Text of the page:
At last, Spring is here. Every day brings some new indicator of the turning of the seasons.
The spring bulbs have been eagerly pushing up through the leafy mulch. Snowdrops are past their prime now, as are the early crocuses. The tiny blue scilla and the late crocuses are emerging and the first daffodil is beginning to unfold.
Our low-lying yard has its seasonal “water feature” after the heavy rains last week. It is always interesting to note how much longer “Lake Eames” sticks around in the early spring than in the summer, when the trees and green plants suck up moisture and transpire water vapor through their leaves. Plus, warm weather speeds up evaporation. But in the spring, these reflecting pools linger for weeks. This week I saw a robin splashing in the water’s shallow edge.
March has been so warm that we have often been able to leave the window open a little at night. I love waking up to the familiar bird songs. I don’t know who is making all the different chirps, flutes, warbles and trills, but I know they are old friends. As are the amphibians who have been peeping and quacking their way through the warmer days and nights. This spring is far from silent, and I am filled with gratitude toward Rachel Carson and other defenders of this intricate and cacophonous web of life.
The furry wildlife are newly active; neighbors have seen a fox and a woodchuck. Friday morning, when I went out to empty the compost bucket, I saw another sign of spring.
The black bears have emerged from hibernation, it appears, and for the first time, paid a visit to our bird feeder (as well as those of three neighbors up the hill). Sorry birds, you’ll have to fend for yourselves until next December.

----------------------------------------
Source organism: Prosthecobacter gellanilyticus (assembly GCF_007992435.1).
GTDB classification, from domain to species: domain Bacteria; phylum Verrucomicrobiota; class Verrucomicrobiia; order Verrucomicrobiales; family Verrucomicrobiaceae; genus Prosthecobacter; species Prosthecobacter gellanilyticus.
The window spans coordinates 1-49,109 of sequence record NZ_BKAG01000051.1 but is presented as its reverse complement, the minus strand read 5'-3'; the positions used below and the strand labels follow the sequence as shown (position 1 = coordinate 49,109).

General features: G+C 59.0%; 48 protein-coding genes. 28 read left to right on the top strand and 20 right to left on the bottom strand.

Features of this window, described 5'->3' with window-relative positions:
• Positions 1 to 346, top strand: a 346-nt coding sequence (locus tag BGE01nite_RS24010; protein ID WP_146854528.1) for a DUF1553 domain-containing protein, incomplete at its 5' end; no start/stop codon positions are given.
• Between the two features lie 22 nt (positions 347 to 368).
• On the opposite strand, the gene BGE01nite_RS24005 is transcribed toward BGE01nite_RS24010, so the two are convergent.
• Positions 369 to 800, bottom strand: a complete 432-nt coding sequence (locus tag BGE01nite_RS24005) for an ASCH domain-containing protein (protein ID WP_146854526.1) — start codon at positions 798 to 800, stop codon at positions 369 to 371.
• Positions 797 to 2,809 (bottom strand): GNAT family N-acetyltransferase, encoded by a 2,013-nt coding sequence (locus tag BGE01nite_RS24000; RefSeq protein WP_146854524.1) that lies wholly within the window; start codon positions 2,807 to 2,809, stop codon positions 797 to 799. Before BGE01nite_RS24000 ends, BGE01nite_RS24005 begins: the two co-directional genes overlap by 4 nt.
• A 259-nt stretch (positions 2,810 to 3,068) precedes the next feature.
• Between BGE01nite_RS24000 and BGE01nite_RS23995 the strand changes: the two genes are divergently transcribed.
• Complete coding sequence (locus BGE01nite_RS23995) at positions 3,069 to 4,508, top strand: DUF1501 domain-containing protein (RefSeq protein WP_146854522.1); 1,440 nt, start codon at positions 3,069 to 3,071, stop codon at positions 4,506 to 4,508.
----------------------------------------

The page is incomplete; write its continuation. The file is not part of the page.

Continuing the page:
More indicators of spring’s imminent arrival are the emerging buds and blossoms on our shrubs, such as the witch hazel, which has been showing its fragrant yellow threads for weeks. The blossom tips of serviceberry and flowering quince are poking out, and today I saw red maple trees in bloom.
This week I discovered the first leaves of many perennial plants unfolding from the dark earth. Near the pools at the north end of the yard were numerous clumps of marsh marigolds, all descended from one ancestor I purchased at the Amherst Garden Club sale many years ago.
The stinging nettles are up, but in a new spot. I may have to transplant those before they get tall this summer, and, leaning toward the light, extend over the path and sting our bare legs.The first sweet cicely plant is unfurling and the red clover and chives are emerging in the fenced vegetable garden.
This week I participated in another rite of spring, and another sign of new life and hope. It was a protest march through several Franklin County towns called Taking Steps to a Renewable Future. Our church’s Earth Ministry Team co-sponsored this event and six adult members and two of our children have shown up. We don’t want any new fossil fuel infrastructure, including pipelines like the proposed Kinder Morgan pipeline, which appears to be intended to bring fracked natural gas from Pennsylvania to the coast for export. And we certainly don’t want to pay for it. Instead, we want to phase out fossil fuel use and to invest in a rapid deployment of renewable energy, conservation and energy efficiency. The climate clock is ticking, and so the turnout of at least 200 people, young and old, was heartening.